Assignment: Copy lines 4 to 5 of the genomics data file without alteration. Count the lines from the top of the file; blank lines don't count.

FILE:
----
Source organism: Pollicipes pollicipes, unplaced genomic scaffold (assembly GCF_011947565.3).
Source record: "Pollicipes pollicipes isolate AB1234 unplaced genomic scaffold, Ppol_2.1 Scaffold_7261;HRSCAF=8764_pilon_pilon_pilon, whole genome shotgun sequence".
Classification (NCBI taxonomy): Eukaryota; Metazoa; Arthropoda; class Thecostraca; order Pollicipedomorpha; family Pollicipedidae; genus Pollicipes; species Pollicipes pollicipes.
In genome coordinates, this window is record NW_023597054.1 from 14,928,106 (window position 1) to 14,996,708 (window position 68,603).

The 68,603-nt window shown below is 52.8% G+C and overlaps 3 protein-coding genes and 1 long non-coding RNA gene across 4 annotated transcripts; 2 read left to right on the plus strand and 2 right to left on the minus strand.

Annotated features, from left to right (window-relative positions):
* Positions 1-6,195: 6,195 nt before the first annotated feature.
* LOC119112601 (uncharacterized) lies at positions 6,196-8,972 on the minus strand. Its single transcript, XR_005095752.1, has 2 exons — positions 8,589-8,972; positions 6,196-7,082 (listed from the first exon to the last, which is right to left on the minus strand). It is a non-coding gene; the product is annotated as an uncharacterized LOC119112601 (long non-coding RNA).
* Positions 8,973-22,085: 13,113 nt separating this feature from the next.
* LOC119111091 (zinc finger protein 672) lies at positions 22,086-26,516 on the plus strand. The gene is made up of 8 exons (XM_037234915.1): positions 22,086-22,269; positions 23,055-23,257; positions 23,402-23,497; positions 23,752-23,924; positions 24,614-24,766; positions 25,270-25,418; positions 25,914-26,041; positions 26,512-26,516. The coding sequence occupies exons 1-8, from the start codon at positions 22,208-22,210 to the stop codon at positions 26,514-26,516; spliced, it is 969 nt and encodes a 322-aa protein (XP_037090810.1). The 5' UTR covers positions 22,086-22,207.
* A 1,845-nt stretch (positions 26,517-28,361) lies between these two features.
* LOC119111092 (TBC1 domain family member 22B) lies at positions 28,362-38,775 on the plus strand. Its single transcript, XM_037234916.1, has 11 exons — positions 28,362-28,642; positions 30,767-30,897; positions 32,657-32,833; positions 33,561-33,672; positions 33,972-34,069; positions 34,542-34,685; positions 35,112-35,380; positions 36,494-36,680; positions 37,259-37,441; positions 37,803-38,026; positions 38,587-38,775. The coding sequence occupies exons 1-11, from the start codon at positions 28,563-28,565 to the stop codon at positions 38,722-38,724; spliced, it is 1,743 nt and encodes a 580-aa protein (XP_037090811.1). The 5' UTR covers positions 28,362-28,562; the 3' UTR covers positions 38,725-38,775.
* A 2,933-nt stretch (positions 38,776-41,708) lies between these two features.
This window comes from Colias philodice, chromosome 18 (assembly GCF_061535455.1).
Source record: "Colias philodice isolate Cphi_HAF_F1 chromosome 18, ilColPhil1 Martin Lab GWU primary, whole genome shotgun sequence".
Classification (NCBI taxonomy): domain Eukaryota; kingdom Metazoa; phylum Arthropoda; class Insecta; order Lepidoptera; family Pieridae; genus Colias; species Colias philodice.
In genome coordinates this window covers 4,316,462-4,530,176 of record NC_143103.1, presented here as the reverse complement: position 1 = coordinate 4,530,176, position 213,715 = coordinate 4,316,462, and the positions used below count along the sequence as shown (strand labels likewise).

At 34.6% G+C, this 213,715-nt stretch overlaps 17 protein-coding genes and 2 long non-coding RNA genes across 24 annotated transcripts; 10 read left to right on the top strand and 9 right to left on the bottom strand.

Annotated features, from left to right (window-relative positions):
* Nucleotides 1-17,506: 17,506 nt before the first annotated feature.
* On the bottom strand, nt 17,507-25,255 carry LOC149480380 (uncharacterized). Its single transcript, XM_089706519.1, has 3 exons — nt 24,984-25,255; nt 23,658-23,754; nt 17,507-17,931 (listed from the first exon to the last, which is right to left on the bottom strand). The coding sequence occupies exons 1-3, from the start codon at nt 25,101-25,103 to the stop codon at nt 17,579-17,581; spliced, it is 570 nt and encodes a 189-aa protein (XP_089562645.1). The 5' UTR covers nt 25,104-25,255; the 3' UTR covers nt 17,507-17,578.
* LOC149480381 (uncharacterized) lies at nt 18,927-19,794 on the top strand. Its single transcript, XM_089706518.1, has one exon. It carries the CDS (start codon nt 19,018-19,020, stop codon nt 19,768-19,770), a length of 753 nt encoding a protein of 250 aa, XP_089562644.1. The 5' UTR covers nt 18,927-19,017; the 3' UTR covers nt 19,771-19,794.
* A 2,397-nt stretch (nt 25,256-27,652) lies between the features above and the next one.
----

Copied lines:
In genome coordinates, this window is record NW_023597054.1 from 14,928,106 (window position 1) to 14,996,708 (window position 68,603).

The 68,603-nt window shown below is 52.8% G+C and overlaps 3 protein-coding genes and 1 long non-coding RNA gene across 4 annotated transcripts; 2 read left to right on the plus strand and 2 right to left on the minus strand.